EAST PROVIDENCE, R.I. (WPRI) ─ The National Oceanic and Atmospheric Administration has made some major upgrades to its Global Forecast System (GFS).
These upgrades will allow meteorologists to improve hurricane, snowfall and rainfall forecasting.
“This substantial upgrade to the GFS, along with ongoing upgrades to our supercomputing capacity, demonstrates our commitment to advancing weather forecasting to fulfill our mission of protecting life and property,” NOAA’s National Weather Service Director Dr. Louis Uccellini said in a news release.
Meteorologists use computer models to help create forecasts. There are a number of other models used including the NAM, HRRR, RAP, SREF in the United States, as well as the European computer model which is supported by most of the European countries. Canada, Brazil and Japan are among other countries with their own weather models.
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With the improved computer power, the GFS will have an increased resolution of the atmosphere.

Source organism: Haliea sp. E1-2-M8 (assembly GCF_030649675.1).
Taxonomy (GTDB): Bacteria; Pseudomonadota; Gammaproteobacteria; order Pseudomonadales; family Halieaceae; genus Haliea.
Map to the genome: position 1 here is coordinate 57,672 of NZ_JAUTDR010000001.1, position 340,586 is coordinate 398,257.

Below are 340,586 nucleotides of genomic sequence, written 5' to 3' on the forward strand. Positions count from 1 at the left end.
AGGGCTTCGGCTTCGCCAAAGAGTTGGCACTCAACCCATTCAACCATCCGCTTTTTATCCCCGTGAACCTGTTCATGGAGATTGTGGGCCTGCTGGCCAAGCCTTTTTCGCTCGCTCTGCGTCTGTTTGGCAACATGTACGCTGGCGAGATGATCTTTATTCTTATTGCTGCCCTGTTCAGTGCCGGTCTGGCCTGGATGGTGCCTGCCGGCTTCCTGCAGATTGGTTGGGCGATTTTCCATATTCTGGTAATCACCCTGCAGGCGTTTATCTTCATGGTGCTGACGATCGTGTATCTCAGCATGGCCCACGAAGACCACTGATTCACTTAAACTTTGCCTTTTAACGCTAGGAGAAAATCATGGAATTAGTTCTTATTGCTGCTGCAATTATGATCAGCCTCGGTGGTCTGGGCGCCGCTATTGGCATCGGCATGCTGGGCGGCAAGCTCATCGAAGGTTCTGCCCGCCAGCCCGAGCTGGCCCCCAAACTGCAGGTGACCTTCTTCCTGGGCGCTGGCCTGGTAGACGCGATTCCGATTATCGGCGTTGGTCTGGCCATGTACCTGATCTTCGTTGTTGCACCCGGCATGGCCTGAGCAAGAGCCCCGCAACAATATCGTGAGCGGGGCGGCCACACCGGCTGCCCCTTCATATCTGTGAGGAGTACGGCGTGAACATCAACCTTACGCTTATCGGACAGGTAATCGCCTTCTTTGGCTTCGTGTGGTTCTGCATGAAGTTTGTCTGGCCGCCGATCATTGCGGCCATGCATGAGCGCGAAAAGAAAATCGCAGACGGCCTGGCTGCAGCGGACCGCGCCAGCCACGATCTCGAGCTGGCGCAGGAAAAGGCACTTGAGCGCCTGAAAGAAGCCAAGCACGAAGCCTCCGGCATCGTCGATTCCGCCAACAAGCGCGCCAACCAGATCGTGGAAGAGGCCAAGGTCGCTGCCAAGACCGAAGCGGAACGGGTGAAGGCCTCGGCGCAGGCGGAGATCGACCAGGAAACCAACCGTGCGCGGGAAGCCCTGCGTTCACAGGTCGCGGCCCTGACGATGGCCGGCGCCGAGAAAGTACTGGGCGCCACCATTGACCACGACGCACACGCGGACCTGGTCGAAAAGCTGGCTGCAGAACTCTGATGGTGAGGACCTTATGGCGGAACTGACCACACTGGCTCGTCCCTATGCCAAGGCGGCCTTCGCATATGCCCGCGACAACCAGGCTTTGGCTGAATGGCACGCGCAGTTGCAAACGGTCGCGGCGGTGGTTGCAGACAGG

Computer models break down the atmosphere into layers to help solve complex atmospheric equations. Previously, the GFS used 64 layers to model the atmosphere, but the latest upgrade doubles the number to 127.
Local forecasters are expected to see improvements with a process called “cold air damming” where cold air can get locked into a geographic region.
Often times, computer models show cold air leaving too quickly, but in reality the cold air will linger, allowing for freezing rain and other wintry precipitation types to persist.
In addition, for the first time, the GFS will work with the WaveWatchIII model to improve ocean wave forecasts.
Isaac Ginis of the University of Rhode Island Graduate School of Oceanography told 12 News that while he and his team were not directly involved with the upgrade, their “research has strongly advocated and laid the foundation for including the effects of atmosphere-wave-ocean interactions in weather prediction, especially hurricanes.”
NOAA conducted real-time tests of the model during the 2018 hurricane season and from May of 2019 to the present. According to NOAA, the latest version of the GFS shows improvements with hurricane development, snowfall and heavy rain events.